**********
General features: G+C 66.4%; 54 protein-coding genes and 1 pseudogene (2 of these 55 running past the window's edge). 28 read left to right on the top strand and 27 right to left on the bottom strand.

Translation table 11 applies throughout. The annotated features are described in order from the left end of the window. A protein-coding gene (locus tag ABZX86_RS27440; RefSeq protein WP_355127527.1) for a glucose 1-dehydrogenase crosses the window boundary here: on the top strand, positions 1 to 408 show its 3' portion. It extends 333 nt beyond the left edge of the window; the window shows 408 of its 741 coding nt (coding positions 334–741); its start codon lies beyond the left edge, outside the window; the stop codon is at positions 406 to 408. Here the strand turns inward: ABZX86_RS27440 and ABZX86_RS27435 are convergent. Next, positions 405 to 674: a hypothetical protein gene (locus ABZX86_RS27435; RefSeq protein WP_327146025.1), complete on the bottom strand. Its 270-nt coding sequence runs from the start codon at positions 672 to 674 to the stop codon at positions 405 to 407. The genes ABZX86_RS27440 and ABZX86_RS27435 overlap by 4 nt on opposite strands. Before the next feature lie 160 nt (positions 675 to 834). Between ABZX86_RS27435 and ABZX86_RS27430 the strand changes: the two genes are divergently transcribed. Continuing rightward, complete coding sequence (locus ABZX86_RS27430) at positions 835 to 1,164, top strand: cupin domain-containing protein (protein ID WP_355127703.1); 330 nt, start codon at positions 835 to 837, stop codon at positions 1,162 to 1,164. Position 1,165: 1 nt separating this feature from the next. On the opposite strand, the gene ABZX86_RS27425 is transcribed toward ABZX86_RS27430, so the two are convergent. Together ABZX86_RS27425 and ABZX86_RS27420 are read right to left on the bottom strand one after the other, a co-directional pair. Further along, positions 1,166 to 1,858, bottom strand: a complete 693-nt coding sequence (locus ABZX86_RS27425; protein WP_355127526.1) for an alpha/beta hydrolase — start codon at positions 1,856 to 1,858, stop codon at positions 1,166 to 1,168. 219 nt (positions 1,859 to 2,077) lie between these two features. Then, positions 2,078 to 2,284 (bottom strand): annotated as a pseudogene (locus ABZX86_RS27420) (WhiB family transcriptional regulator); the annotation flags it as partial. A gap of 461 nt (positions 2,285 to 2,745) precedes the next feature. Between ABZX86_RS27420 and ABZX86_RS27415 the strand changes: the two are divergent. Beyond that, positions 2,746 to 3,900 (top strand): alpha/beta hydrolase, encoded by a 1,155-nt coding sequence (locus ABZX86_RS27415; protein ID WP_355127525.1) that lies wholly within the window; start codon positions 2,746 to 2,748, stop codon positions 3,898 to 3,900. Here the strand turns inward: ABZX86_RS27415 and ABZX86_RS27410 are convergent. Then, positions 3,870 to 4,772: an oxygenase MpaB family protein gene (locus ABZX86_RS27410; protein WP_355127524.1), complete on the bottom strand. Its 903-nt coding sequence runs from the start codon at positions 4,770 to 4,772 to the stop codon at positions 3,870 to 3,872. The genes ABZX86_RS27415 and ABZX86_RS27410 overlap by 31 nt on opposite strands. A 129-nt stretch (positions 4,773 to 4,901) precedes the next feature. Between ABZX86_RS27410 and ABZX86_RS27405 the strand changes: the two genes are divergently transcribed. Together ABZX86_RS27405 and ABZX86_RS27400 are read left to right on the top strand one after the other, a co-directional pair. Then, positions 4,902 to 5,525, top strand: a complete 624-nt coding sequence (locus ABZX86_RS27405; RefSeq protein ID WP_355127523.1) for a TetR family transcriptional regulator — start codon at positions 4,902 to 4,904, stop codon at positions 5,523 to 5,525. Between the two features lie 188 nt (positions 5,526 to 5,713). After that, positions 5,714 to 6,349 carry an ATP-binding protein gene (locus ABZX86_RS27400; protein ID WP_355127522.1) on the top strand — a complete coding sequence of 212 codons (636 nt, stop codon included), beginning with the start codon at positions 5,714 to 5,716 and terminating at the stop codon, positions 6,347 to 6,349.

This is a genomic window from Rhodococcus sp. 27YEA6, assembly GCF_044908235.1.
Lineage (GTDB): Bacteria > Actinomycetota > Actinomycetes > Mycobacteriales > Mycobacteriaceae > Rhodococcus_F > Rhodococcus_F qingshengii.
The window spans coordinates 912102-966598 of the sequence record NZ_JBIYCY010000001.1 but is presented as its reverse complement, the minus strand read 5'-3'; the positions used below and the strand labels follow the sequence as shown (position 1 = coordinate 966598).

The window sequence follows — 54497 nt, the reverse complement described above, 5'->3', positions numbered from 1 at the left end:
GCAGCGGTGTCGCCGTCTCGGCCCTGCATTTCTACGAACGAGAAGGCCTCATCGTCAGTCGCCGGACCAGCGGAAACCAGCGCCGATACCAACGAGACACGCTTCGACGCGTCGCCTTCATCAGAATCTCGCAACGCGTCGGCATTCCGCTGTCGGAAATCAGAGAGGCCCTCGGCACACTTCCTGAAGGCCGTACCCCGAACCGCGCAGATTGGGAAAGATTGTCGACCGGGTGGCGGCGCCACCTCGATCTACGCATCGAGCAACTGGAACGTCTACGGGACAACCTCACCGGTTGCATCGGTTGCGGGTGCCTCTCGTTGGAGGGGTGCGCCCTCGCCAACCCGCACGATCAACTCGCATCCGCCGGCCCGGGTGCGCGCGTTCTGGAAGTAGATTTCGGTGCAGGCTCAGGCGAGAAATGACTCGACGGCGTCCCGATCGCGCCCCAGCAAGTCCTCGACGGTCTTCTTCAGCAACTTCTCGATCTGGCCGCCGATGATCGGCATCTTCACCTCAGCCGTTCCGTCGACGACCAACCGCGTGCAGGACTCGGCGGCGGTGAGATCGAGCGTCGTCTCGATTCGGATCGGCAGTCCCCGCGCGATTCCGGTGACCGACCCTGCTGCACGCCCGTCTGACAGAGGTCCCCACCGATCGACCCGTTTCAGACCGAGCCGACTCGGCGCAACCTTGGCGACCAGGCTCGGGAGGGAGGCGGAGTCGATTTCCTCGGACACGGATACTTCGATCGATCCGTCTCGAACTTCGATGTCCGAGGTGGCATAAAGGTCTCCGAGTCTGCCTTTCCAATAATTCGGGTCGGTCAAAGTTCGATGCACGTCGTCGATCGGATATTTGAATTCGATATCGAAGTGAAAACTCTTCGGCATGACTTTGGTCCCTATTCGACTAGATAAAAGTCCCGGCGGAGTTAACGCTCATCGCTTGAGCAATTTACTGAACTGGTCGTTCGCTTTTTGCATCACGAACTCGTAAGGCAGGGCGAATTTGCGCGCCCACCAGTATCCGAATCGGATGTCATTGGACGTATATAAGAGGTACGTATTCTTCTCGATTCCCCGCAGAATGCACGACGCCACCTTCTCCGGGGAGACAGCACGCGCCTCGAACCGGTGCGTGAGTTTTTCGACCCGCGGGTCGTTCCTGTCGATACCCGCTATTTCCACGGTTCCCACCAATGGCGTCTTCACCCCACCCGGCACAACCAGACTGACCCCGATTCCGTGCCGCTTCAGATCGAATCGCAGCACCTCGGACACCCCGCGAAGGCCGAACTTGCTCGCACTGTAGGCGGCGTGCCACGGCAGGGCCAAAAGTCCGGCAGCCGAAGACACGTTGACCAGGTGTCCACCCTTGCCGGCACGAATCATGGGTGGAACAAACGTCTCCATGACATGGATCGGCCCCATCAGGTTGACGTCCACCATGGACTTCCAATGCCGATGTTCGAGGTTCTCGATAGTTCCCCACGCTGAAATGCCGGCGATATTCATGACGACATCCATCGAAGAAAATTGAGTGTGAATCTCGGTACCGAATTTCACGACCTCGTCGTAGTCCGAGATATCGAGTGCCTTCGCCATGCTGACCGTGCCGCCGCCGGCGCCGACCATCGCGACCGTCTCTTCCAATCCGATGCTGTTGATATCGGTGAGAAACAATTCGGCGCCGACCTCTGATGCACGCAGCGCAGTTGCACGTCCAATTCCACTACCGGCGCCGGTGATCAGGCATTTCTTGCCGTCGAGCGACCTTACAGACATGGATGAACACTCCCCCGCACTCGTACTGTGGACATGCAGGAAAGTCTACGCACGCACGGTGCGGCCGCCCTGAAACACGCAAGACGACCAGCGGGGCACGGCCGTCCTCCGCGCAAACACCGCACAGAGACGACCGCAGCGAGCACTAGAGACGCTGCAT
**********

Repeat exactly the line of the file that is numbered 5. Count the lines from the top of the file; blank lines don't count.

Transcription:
The window spans coordinates 912102-966598 of the sequence record NZ_JBIYCY010000001.1 but is presented as its reverse complement, the minus strand read 5'-3'; the positions used below and the strand labels follow the sequence as shown (position 1 = coordinate 966598).